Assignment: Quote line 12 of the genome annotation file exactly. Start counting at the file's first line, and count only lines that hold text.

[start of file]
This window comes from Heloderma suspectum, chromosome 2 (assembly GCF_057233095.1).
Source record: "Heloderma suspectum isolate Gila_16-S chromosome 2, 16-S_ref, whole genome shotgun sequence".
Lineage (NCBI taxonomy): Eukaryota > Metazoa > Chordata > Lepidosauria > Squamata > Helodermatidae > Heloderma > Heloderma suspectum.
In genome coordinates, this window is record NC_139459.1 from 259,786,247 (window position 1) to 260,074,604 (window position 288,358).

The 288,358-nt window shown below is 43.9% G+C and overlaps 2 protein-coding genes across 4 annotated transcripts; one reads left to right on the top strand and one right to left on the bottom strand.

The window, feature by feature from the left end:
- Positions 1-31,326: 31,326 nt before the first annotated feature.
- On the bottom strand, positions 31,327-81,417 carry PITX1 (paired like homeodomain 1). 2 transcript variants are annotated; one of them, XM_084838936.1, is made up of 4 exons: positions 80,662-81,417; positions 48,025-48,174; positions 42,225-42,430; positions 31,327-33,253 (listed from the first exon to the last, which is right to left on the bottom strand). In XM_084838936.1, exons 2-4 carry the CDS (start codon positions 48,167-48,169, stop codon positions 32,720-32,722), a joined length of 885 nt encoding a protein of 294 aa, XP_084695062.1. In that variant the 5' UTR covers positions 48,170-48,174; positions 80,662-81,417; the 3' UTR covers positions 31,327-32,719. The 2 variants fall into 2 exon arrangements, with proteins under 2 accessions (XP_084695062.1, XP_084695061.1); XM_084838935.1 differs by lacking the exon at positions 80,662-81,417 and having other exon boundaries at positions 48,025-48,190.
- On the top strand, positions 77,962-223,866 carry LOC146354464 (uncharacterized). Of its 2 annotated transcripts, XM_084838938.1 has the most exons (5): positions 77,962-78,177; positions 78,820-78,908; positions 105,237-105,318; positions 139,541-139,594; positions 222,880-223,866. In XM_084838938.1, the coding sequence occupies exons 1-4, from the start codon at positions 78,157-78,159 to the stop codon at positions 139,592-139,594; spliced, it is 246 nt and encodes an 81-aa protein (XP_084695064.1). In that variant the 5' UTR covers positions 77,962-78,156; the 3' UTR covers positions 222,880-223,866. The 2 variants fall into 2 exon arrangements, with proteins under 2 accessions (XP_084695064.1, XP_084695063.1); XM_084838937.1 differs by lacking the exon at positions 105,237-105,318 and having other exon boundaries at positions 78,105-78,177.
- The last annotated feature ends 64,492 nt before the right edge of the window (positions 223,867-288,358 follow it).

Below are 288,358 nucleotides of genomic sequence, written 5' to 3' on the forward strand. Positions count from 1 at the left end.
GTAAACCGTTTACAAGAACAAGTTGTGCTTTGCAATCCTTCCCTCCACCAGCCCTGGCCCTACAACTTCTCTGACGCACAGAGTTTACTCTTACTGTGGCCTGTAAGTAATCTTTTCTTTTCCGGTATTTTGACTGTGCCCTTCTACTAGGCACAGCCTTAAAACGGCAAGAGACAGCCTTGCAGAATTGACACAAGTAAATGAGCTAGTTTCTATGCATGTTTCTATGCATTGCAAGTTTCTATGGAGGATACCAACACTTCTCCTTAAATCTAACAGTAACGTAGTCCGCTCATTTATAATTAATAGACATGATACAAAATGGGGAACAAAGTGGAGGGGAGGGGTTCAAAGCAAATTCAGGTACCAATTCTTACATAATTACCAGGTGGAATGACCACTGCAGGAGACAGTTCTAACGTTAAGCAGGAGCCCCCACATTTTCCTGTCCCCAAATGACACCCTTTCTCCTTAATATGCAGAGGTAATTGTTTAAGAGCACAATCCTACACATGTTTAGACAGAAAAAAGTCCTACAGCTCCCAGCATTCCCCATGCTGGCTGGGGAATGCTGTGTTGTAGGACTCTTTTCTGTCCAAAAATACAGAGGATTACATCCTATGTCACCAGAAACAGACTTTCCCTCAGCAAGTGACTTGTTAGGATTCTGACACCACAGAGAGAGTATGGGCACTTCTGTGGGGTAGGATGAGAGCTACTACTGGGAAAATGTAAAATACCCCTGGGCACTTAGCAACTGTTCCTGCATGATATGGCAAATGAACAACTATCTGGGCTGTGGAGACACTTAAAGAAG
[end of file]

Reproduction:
GTAAACCGTTTACAAGAACAAGTTGTGCTTTGCAATCCTTCCCTCCACCAGCCCTGGCCCTACAACTTCTCTGACGCACAGAGTTTACTCTTACTGTGGCCTGTAAGTAATCTTTTCTTTTCCGGTATTTTGACTGTGCCCTTCTACTAGGCACAGCCTTAAAACGGCAAGAGACAGCCTTGCAGAATTGACACAAGTAAATGAGCTAGTTTCTATGCATGTTTCTATGCATTGCAAGTTTCTATGGAGGATACCAACACTTCTCCTTAAATCTAACAGTAACGTAGTCCGCTCATTTATAATTAATAGACATGATACAAAATGGGGAACAAAGTGGAGGGGAGGGGTTCAAAGCAAATTCAGGTACCAATTCTTACATAATTACCAGGTGGAATGACCACTGCAGGAGACAGTTCTAACGTTAAGCAGGAGCCCCCACATTTTCCTGTCCCCAAATGACACCCTTTCTCCTTAATATGCAGAGGTAATTGTTTAAGAGCACAATCCTACACATGTTTAGACAGAAAAAAGTCCTACAGCTCCCAGCATTCCCCATGCTGGCTGGGGAATGCTGTGTTGTAGGACTCTTTTCTGTCCAAAAATACAGAGGATTACATCCTATGTCACCAGAAACAGACTTTCCCTCAGCAAGTGACTTGTTAGGATTCTGACACCACAGAGAGAGTATGGGCACTTCTGTGGGGTAGGATGAGAGCTACTACTGGGAAAATGTAAAATACCCCTGGGCACTTAGCAACTGTTCCTGCATGATATGGCAAATGAACAACTATCTGGGCTGTGGAGACACTTAAAGAAG